Background and Aims
Currently, academics and practitioners observe an increase in precarious housing conditions across Europe. Precarious housing refers to housing that is either unaffordable or unsuitable, for example, because it is overcrowded, in poor dwelling condition, unsafe or poorly located.
Even though informal, illegal, or unsafe housing poses a threat to social inclusion, and hinders the mobility of citizens and the integration of third-country nationals, the issue has not been taken up systematically in curricula in higher education across Europe. While there is much literature on the strong link between employment and housing insecurity and abundant investigations in different aspects of precarious housing, hardly any attempt has been made so far to provide a consolidated overview of the whole topic and to thereby put these different facets into the joint perspective of housing-related poverty. Due to this lack, precarious and informal housing in Europe is largely perceived as anecdotal and limited to particular pockets of poverty rather than a systemic and growing phenomenon linked to more general economic inequality.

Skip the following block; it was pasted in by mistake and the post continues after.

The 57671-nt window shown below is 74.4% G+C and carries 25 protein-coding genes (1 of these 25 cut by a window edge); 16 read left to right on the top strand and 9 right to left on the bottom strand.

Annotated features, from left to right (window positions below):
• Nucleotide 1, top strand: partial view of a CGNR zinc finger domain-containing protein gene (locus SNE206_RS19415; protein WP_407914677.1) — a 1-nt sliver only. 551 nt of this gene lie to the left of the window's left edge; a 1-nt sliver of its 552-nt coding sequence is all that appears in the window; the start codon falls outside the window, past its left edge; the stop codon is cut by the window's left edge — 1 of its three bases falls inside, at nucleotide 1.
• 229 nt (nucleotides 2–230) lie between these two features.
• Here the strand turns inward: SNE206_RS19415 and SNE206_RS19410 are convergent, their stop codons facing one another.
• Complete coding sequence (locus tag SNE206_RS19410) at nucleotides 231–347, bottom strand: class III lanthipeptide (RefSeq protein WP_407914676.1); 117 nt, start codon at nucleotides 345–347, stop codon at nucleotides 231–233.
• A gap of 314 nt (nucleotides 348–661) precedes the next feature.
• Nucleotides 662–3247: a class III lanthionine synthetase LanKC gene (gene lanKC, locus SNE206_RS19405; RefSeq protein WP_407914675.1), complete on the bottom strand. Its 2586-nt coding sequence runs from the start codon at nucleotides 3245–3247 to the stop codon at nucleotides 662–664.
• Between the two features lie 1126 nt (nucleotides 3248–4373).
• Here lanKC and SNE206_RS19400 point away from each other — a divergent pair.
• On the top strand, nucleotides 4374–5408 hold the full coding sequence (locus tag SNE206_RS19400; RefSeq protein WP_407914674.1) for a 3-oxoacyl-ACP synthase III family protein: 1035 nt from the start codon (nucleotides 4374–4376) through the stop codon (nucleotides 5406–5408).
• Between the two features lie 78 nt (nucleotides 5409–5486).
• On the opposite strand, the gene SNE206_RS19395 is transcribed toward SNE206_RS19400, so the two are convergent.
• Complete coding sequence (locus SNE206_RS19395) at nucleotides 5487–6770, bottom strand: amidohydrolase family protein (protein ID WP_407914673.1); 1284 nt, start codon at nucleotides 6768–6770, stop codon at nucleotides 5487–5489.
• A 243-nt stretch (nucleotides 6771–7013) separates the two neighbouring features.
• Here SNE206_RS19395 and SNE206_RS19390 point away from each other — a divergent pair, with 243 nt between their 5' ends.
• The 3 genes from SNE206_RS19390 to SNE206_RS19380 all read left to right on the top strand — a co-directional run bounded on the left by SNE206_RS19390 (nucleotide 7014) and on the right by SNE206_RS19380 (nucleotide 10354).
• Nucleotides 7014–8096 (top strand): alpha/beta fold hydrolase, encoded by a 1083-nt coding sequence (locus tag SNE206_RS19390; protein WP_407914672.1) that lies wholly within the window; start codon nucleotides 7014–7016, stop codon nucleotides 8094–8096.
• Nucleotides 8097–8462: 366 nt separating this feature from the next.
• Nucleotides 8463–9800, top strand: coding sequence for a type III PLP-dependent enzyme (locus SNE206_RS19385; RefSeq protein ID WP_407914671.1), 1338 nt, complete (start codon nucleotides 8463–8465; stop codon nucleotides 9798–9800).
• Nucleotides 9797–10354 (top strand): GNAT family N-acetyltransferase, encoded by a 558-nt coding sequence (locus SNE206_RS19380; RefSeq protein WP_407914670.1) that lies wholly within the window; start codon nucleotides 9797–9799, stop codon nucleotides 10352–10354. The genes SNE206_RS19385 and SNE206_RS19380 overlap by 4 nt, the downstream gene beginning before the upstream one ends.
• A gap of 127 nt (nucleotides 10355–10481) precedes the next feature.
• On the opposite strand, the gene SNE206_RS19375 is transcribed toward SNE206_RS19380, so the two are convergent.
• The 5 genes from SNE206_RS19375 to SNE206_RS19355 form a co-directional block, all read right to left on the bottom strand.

Against this background, PusH aims to provide a solid knowledge base of the different elements of precarious housing in Europe and raise awareness of this issue. For this purpose, PusH is collecting evidence on this phenomenon and is creating accessible and engaging learning materials for students and practitioners across Europe, including a textbook as well as corresponding e-modules relating to the following topics:
- Precariousness and The Right to Housing
- Commodification of Housing and Affordability
- Eviction and Displacement
- Migrants and Precarious Housing
- The Housing of Asylum Seekers and Refugees
- Informal Settlements
- Solutions and Responses
These materials were presented at three multiplier events, in order to discuss and engage with associated partners such as local authorities, policy-makers, CBOs and NGOs. Moreover, PusH organized two summer schools for students and lecturers from within our institutions.
In offering a comprehensive account of precarious housing in Europe, PusH advances the understanding of a critical challenge facing European societies and provides resources for education, policy change, and public debate.